Do breastfed babies really need to see a pediatric dentist for a checkup? I’m getting conflicting information. My son is nine months old and has been exclusively breastfed the entire time. We’re now starting to introduce some table foods when he shows an interest in them. He has only had teeth for a couple of months and, because nursing is not the same as formula feeding, I don’t see any value in scheduling a visit. Is there a real reason a checkup is recommended regardless of how the baby is fed, or is it ok for low-risk groups (like breastfed babies) to skip the one-year checkup? Alya
Alya – This is a great question! Many parent wonder when they should take child for a first pediatric dentist’s visit. You made a lot of good points. Breastfeeding is totally different from formula/ bottle feeding.
First, the content is naturally different. Secondly, the mechanics are different. Instead of bringing the formula into his mouth where it would pool with a bottle, he pulls it farther back which stimulates the natural swallow response and very little (if any) tooth exposure happens.
Moreover, there is mounting evidence that breastfeeding may actually protect children against cavities. If the mom has built up enough cavity-fighting bacteria, she can share that in her milk, so it would seem these little ones have a whole lot going for them and might not need to see a pediatric dentist. But, it’s never that simple.
Breastfed Babies Need to See Pediatric Dentists for Checkups
There are many reasons why it’s wise to get your son’s teeth checked out by a pediatric dentist.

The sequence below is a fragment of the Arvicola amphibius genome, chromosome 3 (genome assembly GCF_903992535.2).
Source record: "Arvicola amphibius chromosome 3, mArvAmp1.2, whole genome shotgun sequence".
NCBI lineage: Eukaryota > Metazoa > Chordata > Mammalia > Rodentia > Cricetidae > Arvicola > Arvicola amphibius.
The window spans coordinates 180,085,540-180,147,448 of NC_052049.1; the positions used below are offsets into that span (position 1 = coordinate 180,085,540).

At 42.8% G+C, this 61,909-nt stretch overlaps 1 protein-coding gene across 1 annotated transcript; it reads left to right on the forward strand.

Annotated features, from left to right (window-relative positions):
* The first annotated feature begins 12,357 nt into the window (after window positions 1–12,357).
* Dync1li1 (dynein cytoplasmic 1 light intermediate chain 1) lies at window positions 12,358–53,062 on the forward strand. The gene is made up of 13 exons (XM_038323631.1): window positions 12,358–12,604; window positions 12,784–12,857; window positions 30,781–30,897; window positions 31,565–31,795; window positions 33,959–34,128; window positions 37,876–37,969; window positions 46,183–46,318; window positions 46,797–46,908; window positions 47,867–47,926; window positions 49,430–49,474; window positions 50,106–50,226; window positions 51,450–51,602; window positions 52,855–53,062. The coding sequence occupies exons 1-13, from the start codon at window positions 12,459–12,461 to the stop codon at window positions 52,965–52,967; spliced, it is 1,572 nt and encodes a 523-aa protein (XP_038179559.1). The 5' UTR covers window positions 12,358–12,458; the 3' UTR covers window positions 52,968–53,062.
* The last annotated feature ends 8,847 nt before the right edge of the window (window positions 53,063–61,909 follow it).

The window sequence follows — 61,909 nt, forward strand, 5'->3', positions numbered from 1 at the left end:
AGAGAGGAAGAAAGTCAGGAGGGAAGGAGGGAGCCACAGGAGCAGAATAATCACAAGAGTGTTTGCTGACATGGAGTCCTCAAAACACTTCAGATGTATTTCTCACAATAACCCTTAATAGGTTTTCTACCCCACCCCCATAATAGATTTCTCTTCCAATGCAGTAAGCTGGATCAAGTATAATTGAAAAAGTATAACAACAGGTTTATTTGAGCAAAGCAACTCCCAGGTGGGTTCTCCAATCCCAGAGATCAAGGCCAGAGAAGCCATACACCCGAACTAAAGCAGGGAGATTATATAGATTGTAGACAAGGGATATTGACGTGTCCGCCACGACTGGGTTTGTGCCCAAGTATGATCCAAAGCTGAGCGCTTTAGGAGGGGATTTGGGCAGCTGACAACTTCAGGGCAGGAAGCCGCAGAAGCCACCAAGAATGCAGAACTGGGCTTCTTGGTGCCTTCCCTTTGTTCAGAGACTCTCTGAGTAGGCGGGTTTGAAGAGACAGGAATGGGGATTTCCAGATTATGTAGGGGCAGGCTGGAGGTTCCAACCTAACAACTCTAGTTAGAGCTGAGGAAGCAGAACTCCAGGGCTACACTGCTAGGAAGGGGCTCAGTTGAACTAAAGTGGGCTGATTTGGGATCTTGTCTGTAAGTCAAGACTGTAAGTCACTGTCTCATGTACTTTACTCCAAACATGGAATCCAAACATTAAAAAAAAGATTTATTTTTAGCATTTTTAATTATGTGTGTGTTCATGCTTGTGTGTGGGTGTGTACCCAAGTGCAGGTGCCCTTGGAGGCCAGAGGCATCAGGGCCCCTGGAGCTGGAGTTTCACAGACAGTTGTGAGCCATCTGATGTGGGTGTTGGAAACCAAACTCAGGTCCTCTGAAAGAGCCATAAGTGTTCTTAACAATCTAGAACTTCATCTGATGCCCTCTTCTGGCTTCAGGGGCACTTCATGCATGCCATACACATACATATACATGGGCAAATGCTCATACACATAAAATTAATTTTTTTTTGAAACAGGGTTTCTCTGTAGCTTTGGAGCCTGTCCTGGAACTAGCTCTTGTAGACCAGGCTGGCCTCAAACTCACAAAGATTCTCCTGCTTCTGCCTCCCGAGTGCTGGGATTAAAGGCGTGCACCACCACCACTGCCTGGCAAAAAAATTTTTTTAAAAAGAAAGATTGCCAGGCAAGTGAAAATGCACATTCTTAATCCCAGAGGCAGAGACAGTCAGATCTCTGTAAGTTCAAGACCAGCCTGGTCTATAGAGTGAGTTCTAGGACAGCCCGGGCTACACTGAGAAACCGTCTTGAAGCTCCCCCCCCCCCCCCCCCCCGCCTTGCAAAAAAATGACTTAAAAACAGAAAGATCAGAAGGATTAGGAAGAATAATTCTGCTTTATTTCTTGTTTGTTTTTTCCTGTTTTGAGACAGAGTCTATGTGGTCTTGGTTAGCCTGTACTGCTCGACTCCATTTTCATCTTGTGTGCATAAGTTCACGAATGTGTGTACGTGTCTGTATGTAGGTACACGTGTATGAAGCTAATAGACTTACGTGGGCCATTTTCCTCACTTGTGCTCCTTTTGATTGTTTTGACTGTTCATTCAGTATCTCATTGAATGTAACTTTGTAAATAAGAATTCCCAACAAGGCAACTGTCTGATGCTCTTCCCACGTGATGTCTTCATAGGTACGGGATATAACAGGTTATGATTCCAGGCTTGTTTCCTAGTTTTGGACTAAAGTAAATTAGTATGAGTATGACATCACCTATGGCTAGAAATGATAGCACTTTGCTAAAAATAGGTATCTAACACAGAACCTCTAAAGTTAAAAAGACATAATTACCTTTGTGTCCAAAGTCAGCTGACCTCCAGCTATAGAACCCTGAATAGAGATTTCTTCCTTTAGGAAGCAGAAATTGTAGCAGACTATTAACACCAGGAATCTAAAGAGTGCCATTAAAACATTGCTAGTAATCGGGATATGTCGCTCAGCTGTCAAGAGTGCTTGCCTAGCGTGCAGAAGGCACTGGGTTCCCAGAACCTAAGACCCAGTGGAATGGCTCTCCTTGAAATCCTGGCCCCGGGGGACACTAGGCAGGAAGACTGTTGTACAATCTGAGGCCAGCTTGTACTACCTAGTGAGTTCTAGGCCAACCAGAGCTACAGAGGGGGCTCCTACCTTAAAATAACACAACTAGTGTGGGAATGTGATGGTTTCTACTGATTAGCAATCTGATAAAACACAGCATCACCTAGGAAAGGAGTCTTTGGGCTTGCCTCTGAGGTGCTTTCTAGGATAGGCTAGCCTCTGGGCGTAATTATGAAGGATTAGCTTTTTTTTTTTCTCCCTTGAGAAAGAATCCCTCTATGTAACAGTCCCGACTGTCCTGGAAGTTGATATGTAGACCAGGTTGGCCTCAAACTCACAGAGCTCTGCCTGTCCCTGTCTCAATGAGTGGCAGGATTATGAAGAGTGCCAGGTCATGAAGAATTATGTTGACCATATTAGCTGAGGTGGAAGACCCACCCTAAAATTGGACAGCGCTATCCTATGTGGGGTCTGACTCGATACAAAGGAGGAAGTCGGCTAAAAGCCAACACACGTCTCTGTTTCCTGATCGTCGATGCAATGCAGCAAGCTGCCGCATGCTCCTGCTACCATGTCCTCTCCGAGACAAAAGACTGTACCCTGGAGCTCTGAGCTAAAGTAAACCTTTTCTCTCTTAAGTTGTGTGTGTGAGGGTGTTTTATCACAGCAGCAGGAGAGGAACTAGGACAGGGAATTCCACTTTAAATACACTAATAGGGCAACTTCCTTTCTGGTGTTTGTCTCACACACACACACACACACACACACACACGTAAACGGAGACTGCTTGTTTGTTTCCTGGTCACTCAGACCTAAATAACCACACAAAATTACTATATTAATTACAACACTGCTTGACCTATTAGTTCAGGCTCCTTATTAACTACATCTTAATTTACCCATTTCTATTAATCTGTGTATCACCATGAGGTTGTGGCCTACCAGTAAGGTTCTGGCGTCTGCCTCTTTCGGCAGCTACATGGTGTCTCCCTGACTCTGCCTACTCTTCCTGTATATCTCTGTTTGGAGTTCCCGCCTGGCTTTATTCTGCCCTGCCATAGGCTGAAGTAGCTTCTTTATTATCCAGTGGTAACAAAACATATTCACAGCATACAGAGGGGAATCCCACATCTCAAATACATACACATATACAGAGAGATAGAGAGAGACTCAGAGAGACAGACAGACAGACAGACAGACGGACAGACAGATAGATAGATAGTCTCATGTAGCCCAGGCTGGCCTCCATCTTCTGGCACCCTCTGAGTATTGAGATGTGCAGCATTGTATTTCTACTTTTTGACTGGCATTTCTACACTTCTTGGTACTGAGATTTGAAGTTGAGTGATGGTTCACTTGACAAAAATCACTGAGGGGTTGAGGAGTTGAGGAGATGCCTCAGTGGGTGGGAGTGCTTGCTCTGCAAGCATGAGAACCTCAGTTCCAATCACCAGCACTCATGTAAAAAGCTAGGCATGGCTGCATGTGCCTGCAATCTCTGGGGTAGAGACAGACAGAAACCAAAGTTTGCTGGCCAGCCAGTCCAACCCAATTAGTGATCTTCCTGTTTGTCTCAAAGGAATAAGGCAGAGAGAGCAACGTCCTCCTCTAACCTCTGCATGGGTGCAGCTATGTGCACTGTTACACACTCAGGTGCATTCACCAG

Genetics: Your baby’s teeth started developing in the womb. If there’s anything abnormal about his oral development, it’s good to catch and treat it early.
Bacteria: Parents usually share food with their kids. What they don’t realize is that they are sharing bacteria as well. This can be beneficial because some bacteria are good and help keep your oral health balanced. It fights off the bad bacteria that cause cavities. On the other hand, it can be bad, because you’re also sharing cavity-causing bacteria. Studies have shown that parents with periodontal disease and cavities have higher levels of bad bacteria. And they almost always pass it off to their kids through kisses and sharing food.
Cavities: Even exclusively breastfed (EBF) babies who haven’t received cavity-causing germs can still get cavities. At this point, there’s nothing to suggest they are at a higher risk, but it is possible that an EBF baby could still pool milk in his mouth if he falls asleep eating. That ferments and goes bad. Whether or not it causes cavities, science has not conclusively decided, but it certainly has the potential.
Follow Good Oral Hygiene Practices to Be Safe
The first pediatric dental visit is quick, and most insurances cover it in full. If spending a few minutes in the office can help you and your child avoid future dental problems, it’s well worth it. Yes, you’ll likely be told your son is fine, but how would you feel if he wasn’t and you could have helped him before something became a real problem?
Meanwhile, be sure you’re brushing your son’s teeth or using a special wipe/tool to clean his teeth after he eats and before bed. You can also offer him water after meals to help rinse away residue. Although these are only his primary teeth, they will impact the health of his adult teeth. It’s important to establish good practices early.
This post is sponsored by Naperville dentist Dr. Anthony LaVacca.